Memory: Form, Function, and Fallibility (2015–16)
- Dawn Fulton, French Studies
- Adam Hall, Biological Sciences
Memory is crucial to human thought and reasoning; it is fundamental to daily function, to the construction of personal identity, to social interaction and historical documentation. Fields as varied as religion and computer science, literature, linguistics and anthropology have long grappled with the nature of memory and how it functions. Recent research in neuroscience has added new levels of complexity to our understanding of memory and its reliability, and to questions that cut across all disciplines: What is the relationship between memory and an event? Is memory a recording or a re-creation? How are collective memories constructed and sustained? Read the complete project description.
- Michael Thurston, English and American Studies
Spend five minutes watching a small child on the playground. She finds a set of stairs she has not navigated before. Tentatively and painstakingly, she figures out a combination of moves and holds that enable her to get to the top. What does she do then? She makes her way back down and does it again, more confidently, more quickly, more effectively. Read the complete project description
Short-term projects 2015-16
Excavating the Image:
Factum (Tremblay) by Candice Breitz
- Maggie Lind, Associate Director of Academic Programs and Public Education, Museum of Art
Thursday-Friday, January 14-15, 2016
An annual collaboration between the Museum of Art and the Kahn Institute focusing on a single artwork from multiple viewpoints and disciplines. Factum (Tremblay) is a recent museum acquisition of video art by South African artist Candice Breitz featuring in-depth video interviews with identical twins Natalyn and Jocelyn Tremblay. The work raises questions about identity, memory, sexuality, individuation, nature vs. nurture, self-definition and gender performativity. Read the complete project description.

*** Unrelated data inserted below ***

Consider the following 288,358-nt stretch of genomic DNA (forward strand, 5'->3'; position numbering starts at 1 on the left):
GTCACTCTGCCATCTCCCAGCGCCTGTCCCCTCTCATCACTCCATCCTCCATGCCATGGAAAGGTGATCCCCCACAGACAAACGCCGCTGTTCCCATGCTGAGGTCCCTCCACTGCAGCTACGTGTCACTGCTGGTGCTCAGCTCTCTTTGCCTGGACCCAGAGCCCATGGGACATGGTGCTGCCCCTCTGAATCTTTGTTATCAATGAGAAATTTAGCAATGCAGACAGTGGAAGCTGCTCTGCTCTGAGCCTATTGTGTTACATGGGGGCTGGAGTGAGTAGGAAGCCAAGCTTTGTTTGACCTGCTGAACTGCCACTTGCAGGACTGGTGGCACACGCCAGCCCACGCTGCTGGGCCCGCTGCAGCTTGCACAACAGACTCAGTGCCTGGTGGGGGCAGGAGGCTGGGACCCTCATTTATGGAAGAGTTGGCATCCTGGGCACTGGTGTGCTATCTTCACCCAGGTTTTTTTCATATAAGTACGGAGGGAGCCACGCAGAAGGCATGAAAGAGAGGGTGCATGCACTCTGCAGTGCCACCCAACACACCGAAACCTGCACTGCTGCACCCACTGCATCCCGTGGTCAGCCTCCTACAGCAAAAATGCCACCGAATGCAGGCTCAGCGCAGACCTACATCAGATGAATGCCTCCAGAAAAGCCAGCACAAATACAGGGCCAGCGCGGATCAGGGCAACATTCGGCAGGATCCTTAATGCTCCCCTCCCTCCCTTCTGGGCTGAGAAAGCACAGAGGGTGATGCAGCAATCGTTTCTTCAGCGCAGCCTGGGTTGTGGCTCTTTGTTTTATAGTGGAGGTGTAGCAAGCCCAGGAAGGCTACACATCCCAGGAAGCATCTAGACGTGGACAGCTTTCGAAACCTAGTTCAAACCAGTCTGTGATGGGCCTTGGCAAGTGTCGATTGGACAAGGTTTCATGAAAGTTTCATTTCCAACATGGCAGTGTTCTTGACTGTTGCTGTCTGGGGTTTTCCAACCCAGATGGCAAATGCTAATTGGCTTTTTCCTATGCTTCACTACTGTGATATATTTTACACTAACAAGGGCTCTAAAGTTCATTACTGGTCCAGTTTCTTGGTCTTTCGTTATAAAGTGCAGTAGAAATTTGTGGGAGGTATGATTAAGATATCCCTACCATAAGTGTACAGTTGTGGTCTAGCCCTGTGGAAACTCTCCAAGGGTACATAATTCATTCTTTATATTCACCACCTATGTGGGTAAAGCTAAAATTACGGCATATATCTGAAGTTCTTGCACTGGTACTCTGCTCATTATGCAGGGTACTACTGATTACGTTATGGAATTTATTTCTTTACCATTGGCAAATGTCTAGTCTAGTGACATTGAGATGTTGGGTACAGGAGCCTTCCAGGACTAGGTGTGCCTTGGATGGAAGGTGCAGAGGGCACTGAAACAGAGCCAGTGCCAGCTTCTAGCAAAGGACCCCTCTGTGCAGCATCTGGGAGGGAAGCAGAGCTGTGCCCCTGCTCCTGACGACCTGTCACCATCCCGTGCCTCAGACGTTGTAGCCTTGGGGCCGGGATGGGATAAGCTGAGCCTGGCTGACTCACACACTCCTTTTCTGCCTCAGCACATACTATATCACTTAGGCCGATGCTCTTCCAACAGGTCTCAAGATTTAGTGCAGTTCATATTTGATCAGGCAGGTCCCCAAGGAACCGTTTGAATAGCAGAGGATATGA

Apply for Excavating the Image: Factum (Tremblay)
Futurisms I: The Ten Thousand Year Collection
- Nancy Bradbury, English Language and Literature
- Martin Antonetti, Libraries, Special Collection
- Jessica Nicoll, Museum of Art
December 10-12, 2015
This project will begin with a public lecture by Elizabeth Merritt, Vice President of Strategic Foresight and Founding Director for the Center for the Future of Museums at the American Alliance of Museums. Through the chronological frame of 10,000 years, Merritt will consider what preservation and interpretation could really mean across Millennia. Participating fellows will continue the conversation with Merritt, addressing topics such as shifting institutional culture and the structures of knowledge, the etics of collecting, and the value of tangible things in the preservation of heritage and culture for future generations. Read the complete project description.
The Empire of Cotton
Friday-Saturday, April 29-30, 2016
Cotton has been the stuff of conflict and controversies in all parts of the globe for more than 5500 years. It is woven into the histories of cities and connected to disparate concerns. This three-day Kahn colloquium will use as its starting point a book, Empire of Cotton: A Global History, by Sven Beckert, a work that engages with virtually every academic discipline. Faculty from a wide range of disciplines are invited to come together to discuss the book and the interesting evolution of cotton in an informal and open-ended way. Read the complete project description.